It seems to me, that we have the ideal climate here in the North West for renewable energy, the industry has a successful track record in job creation in other countries and the capacity to generate the number of jobs badly needed here in the North West.

Anne 
Broughton

Fylde Resident

TAX THE FAT CATS

Catch real fraudsters

Why does the Government do nothing about tax avoidance by the very rich?

They are such hypocrites. This crime costs the country billions but they seem to do nothing about it, in fact they reward these people with more tax cuts and ever increasing wages and bonuses.

They get more in bonuses than the hardworking man and woman get in wages.

But the poor, they never leave alone, making them take these so-called jobs.

Sometimes it is one job, split into two or half a job on zero hours contracts so they can say there are less people unemployed.

They put all their efforts into making people take these jobs on poverty wages and with no rights.

Everybody wants the real fraudsters to be caught and given stiff penalties at both ends of the scale – but do it fairly.

For example, don’t stop benefits at a moment’s notice, take food out of children’s mouths or leave them to freeze with no heating.

If there were good jobs and people refused them, that would be fair enough but there isn’t. They should be investigated properly before stopping benefits.

Mary Flinders

Annan Crescent

Blackpool

SOUTH PROMENADE

Clean up this mess

I was delighted to see The Gazette highlight the disgraceful condition of the boarded up and dilapidated hotels at New South Promenade. As a regular visitor to Blackpool, and particularly South Shore, I feel so sorry for those hoteliers who have to try and make an honest living while these disgraceful eyesores are next door.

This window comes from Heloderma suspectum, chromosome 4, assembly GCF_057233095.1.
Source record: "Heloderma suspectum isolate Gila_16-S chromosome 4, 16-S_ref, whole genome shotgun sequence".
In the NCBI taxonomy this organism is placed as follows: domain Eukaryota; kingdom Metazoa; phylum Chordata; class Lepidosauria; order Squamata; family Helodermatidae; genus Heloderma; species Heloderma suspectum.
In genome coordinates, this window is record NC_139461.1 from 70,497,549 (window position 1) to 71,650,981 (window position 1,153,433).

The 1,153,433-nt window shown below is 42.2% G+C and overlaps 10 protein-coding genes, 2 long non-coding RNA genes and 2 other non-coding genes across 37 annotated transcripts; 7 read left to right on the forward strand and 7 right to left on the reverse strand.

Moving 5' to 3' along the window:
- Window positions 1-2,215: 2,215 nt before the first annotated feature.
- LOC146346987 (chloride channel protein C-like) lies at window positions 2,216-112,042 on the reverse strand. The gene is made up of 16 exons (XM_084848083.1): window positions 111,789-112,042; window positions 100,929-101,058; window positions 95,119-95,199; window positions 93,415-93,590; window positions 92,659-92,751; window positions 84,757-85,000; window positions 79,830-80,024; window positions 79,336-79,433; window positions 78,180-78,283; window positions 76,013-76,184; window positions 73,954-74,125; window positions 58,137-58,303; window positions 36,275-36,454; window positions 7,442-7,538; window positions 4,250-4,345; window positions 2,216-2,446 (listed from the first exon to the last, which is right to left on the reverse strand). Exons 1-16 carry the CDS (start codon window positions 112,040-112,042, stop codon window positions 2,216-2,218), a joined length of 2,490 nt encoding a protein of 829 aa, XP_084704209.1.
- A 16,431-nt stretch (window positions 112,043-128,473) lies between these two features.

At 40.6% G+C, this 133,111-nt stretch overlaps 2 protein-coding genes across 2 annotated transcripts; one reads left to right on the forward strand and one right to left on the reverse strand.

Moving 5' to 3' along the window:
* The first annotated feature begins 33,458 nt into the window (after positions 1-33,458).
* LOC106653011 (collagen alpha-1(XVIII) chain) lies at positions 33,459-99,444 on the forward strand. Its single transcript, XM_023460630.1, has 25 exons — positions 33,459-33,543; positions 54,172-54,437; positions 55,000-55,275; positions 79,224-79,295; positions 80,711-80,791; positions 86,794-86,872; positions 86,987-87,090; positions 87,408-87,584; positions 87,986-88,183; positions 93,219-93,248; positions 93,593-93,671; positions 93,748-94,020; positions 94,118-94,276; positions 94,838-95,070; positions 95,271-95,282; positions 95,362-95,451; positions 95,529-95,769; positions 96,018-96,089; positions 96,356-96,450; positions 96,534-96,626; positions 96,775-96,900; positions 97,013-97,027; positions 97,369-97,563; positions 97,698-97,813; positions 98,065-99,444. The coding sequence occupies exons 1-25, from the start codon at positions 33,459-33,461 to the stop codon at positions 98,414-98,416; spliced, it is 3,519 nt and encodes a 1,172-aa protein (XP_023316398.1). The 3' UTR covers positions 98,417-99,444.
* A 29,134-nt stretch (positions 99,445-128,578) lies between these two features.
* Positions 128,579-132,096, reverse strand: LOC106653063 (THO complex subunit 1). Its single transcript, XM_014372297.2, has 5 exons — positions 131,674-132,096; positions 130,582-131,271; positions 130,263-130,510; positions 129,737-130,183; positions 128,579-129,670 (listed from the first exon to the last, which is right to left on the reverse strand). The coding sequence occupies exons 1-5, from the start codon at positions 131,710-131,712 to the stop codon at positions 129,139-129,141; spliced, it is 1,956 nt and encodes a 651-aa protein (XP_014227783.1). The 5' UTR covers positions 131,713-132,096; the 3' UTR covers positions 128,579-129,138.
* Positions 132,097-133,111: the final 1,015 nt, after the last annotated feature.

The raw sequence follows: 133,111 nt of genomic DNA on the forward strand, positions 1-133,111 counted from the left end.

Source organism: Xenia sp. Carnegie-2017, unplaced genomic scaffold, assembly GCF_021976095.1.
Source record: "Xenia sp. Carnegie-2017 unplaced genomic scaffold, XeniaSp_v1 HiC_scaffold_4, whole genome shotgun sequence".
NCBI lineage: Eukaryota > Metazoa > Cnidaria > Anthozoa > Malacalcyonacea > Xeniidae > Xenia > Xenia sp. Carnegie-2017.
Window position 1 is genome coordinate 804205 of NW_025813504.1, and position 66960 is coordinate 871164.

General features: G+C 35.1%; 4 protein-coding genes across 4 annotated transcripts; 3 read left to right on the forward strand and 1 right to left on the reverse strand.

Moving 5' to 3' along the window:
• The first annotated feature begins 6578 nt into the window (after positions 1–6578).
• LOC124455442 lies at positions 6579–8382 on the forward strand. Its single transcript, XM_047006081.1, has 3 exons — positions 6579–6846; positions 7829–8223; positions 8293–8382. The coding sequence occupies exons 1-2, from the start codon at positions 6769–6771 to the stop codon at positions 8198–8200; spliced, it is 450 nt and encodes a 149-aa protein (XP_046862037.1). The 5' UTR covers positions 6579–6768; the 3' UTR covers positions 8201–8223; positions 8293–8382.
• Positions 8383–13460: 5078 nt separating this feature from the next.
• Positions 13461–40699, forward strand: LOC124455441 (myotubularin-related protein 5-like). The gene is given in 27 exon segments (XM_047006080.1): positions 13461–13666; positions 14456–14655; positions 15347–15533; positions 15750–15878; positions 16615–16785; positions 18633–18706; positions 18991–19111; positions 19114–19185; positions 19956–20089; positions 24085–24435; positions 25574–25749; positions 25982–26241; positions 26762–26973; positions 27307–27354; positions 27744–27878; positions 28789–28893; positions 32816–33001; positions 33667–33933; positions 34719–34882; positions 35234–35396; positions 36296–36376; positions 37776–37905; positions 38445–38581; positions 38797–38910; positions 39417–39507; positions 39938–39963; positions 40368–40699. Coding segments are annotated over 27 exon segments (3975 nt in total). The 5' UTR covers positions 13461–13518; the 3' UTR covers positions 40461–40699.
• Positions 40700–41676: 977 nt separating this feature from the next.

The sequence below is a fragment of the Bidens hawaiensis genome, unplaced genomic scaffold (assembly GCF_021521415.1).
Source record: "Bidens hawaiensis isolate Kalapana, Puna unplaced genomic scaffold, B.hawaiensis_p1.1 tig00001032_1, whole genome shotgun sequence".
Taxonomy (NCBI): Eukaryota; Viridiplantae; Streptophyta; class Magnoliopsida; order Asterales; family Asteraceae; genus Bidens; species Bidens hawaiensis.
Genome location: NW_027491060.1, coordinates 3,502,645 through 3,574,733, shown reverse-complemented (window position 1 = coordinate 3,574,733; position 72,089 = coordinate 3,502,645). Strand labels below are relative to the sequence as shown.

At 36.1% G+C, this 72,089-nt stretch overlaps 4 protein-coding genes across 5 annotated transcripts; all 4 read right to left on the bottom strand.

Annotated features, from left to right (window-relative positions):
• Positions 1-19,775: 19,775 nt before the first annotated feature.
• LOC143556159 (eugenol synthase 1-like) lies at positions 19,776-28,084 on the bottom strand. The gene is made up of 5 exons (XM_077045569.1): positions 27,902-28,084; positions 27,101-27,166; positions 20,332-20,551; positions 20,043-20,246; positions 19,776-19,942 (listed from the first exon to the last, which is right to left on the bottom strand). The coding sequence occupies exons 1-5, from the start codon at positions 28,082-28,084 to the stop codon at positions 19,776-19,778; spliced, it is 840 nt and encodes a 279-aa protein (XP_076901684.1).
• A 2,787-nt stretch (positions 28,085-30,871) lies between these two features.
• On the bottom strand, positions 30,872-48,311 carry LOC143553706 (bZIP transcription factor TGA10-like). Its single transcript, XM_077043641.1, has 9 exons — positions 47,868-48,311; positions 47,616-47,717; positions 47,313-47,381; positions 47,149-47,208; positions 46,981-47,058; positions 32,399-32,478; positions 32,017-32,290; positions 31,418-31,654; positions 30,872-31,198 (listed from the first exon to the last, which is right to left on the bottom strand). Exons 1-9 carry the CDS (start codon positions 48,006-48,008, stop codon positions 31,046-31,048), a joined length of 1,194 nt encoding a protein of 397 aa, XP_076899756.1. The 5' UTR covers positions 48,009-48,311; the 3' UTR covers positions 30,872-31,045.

I find it scandalous the council appears to be powerless to force the landlords of these properties to either get their houses in order or relinquish the freeholds.
These properties are in such a prominent place in the resort and should be stunning – not an embarrassment.
Something should surely 
be done before this area is
allowed to simply die .

B.Kay 
Bentham, 
North Yorkshire

SPONSORSHIP

Listen to Laurence

It’s great to see Laurence Llewelyn Bowen still wholeheartedly supporting the Illuminations (Gazette, February 27).

I hope businesses do listen to his appeal for more sponsorship because we really need as much support as possible for our wonderful Lights.

And if you look at the experience of the Houndshill Centre, which already has a sponsorship deal, it seems there are huge benefits for those companies who do get involved.

The Houndshill manager Debbs Lancelot says they have invested £24,000 over three years but has got that back already, with free publicity worth £25,600 in the first year alone.

So what is there not to like about this?

Companies can get their name in lights, be part of something as wonderful as the Illuminations and get brilliant promotion for their brand as well.

Of course, we do not want our Illuminations to become too corporate, but we have to accept the council cannot go on funding them on its own forever.

C.Bolton

Marton